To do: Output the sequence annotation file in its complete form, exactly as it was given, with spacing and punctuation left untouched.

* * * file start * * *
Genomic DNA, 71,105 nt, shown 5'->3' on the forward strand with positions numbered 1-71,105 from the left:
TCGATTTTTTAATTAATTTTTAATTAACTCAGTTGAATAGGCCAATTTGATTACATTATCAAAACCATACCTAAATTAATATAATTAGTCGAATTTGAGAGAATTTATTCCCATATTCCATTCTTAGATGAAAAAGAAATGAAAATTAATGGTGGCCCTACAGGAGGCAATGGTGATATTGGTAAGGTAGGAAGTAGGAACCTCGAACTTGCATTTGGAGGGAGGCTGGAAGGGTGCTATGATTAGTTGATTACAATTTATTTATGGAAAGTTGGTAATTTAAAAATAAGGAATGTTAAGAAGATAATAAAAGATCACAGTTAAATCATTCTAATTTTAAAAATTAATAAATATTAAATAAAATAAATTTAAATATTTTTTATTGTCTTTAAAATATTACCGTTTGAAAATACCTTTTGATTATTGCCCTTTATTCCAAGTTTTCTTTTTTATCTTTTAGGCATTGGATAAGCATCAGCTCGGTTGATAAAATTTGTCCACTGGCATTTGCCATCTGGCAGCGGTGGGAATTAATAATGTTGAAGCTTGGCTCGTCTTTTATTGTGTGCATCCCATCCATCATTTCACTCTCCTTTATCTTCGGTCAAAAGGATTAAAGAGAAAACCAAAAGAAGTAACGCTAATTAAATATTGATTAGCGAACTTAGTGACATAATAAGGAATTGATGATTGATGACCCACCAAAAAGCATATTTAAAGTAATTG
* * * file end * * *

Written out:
Genomic DNA, 71,105 nt, shown 5'->3' on the forward strand with positions numbered 1-71,105 from the left:
TCGATTTTTTAATTAATTTTTAATTAACTCAGTTGAATAGGCCAATTTGATTACATTATCAAAACCATACCTAAATTAATATAATTAGTCGAATTTGAGAGAATTTATTCCCATATTCCATTCTTAGATGAAAAAGAAATGAAAATTAATGGTGGCCCTACAGGAGGCAATGGTGATATTGGTAAGGTAGGAAGTAGGAACCTCGAACTTGCATTTGGAGGGAGGCTGGAAGGGTGCTATGATTAGTTGATTACAATTTATTTATGGAAAGTTGGTAATTTAAAAATAAGGAATGTTAAGAAGATAATAAAAGATCACAGTTAAATCATTCTAATTTTAAAAATTAATAAATATTAAATAAAATAAATTTAAATATTTTTTATTGTCTTTAAAATATTACCGTTTGAAAATACCTTTTGATTATTGCCCTTTATTCCAAGTTTTCTTTTTTATCTTTTAGGCATTGGATAAGCATCAGCTCGGTTGATAAAATTTGTCCACTGGCATTTGCCATCTGGCAGCGGTGGGAATTAATAATGTTGAAGCTTGGCTCGTCTTTTATTGTGTGCATCCCATCCATCATTTCACTCTCCTTTATCTTCGGTCAAAAGGATTAAAGAGAAAACCAAAAGAAGTAACGCTAATTAAATATTGATTAGCGAACTTAGTGACATAATAAGGAATTGATGATTGATGACCCACCAAAAAGCATATTTAAAGTAATTG